By George R. Sims, 1906
George Robert Sims was a journalist intimately involved in the investigation of the Whitechapel murders. He was in contact with a number of top-ranking officials, and was once even suspected by one individual to have been Jack the Ripper himself!
Mysteries of Modern London was published in 1906, and concerns itself with a number of criminal activities which took place in the late 19th and early 20thh centuries. The opening of Chapter IX, entitled "Lunatics at Large," relates the author's own deductions concerning the Whitechapel murderer's activities.
LUNATICS AT LARGE
The Insanity of Crime-Lunatics without restraint-What happens at the end-A dangerous monster-A erase for killing-Why the crime was committed-Amiable lunatics-Children who are insane
IF to-morrow we were to read that the whole of the inmates of some great metropolitan lunatic asylum had escaped, and were still at large, the inhabitants of London would be seriously alarmed. There would be a general feeling of insecurity, for among the inmates of all great asylums there are many whose form of insanity is dangerous to the community, even when it is not the most serious form of all-homicidal mania.
And yet there are every day in London a sufficient number of lunatics in full possession of their liberty to fill one of its greatest asylums twice over, and many of them are homicidal maniacs.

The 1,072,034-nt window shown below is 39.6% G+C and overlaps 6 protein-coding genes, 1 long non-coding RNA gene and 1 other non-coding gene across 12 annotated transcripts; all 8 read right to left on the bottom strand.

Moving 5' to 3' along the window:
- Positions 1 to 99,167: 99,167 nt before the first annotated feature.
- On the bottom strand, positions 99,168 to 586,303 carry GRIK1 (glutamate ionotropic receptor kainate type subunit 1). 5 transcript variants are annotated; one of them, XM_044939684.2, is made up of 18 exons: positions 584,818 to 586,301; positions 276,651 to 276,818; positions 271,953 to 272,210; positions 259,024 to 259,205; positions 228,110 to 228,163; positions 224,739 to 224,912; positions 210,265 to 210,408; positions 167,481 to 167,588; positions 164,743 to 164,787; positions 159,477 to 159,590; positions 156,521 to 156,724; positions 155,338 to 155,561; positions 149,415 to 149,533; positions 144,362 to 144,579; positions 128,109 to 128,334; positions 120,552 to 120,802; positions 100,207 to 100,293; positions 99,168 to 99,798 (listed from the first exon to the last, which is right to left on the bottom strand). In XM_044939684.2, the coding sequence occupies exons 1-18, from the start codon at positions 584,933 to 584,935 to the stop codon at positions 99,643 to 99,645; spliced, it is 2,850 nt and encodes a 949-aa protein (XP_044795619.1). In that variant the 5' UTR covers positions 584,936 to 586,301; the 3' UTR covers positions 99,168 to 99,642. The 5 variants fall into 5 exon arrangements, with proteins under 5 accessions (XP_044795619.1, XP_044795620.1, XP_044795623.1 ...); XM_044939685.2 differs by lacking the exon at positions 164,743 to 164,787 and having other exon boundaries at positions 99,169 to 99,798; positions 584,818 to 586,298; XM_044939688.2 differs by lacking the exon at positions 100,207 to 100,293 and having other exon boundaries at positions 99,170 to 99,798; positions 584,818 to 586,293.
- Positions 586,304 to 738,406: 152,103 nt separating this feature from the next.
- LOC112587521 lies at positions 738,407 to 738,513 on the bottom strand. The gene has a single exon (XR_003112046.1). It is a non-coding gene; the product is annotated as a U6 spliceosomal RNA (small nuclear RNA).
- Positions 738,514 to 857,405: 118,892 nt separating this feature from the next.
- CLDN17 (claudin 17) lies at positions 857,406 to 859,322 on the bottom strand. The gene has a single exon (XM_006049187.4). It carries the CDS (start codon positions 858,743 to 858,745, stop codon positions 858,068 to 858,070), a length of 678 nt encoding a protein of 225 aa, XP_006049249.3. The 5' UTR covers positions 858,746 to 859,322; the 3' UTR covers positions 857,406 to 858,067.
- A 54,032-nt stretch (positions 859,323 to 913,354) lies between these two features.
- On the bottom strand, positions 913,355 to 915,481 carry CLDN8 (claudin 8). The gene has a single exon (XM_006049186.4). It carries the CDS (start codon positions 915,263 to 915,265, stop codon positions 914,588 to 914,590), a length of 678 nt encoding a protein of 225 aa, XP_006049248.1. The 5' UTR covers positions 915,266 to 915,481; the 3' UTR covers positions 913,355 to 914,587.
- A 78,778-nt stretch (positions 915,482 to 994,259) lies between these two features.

Hardly a week passes that we do not read of some terribly act committed by a man or woman who has either been in an asylum or has a family history of insanity. But just before the tragedy these unfortunate people were moving about freer among their fellow-creatures, and all the time they were meditating murder, waiting for the opportunity to take a human life.
The series of diabolical crimes in the East End which appalled the world were committed by a homicidal maniac who led the ordinary life of a free citizen. He rode in tramcars and omnibuses. He travelled to Whitechapel by the underground railway, often late at night. Probably on several occasions he had but one fellow-passenger in the compartment with him, and that may have been a woman. Imagine what the feelings of those travellers would have been had they known that they were alone in the dark tunnels of the Underground with Jack the Ripper !
Some of us must have passed him in the street, sat with him perhaps at a cafes or a restaurant. He was a man of birth and education, and had sufficient means to keep himself without work. For a whole year at least he was a free man, exercising all the privileges of freedom. And yet he was a homicidal maniac of the most diabolical kind.
This horrible phase of insanity is not, fortunately, a common one. But there are maniacs of the Ripper type still at large. There have been several crimes of the Ripper character committed in low lodging-houses during recent years, and the perpetrator has always succeeded in making his escape and in retaining his liberty.